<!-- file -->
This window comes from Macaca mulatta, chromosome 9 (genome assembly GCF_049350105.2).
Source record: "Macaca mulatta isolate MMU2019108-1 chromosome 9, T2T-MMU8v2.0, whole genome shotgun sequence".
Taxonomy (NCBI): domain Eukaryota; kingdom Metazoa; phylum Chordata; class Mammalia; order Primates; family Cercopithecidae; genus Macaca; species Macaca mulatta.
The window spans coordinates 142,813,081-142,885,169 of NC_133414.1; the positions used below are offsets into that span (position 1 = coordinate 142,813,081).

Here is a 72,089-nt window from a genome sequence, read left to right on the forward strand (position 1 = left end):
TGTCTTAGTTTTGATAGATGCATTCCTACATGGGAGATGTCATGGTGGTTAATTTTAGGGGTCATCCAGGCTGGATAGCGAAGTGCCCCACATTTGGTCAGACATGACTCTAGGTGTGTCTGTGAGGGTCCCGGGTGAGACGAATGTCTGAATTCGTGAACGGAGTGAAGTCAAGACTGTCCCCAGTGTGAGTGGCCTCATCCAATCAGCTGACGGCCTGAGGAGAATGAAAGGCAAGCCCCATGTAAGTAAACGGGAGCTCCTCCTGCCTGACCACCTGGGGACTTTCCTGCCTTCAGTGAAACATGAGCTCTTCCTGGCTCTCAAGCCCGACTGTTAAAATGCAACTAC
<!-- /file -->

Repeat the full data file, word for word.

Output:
This window comes from Macaca mulatta, chromosome 9 (genome assembly GCF_049350105.2).
Source record: "Macaca mulatta isolate MMU2019108-1 chromosome 9, T2T-MMU8v2.0, whole genome shotgun sequence".
Taxonomy (NCBI): domain Eukaryota; kingdom Metazoa; phylum Chordata; class Mammalia; order Primates; family Cercopithecidae; genus Macaca; species Macaca mulatta.
The window spans coordinates 142,813,081-142,885,169 of NC_133414.1; the positions used below are offsets into that span (position 1 = coordinate 142,813,081).

Here is a 72,089-nt window from a genome sequence, read left to right on the forward strand (position 1 = left end):
TGTCTTAGTTTTGATAGATGCATTCCTACATGGGAGATGTCATGGTGGTTAATTTTAGGGGTCATCCAGGCTGGATAGCGAAGTGCCCCACATTTGGTCAGACATGACTCTAGGTGTGTCTGTGAGGGTCCCGGGTGAGACGAATGTCTGAATTCGTGAACGGAGTGAAGTCAAGACTGTCCCCAGTGTGAGTGGCCTCATCCAATCAGCTGACGGCCTGAGGAGAATGAAAGGCAAGCCCCATGTAAGTAAACGGGAGCTCCTCCTGCCTGACCACCTGGGGACTTTCCTGCCTTCAGTGAAACATGAGCTCTTCCTGGCTCTCAAGCCCGACTGTTAAAATGCAACTAC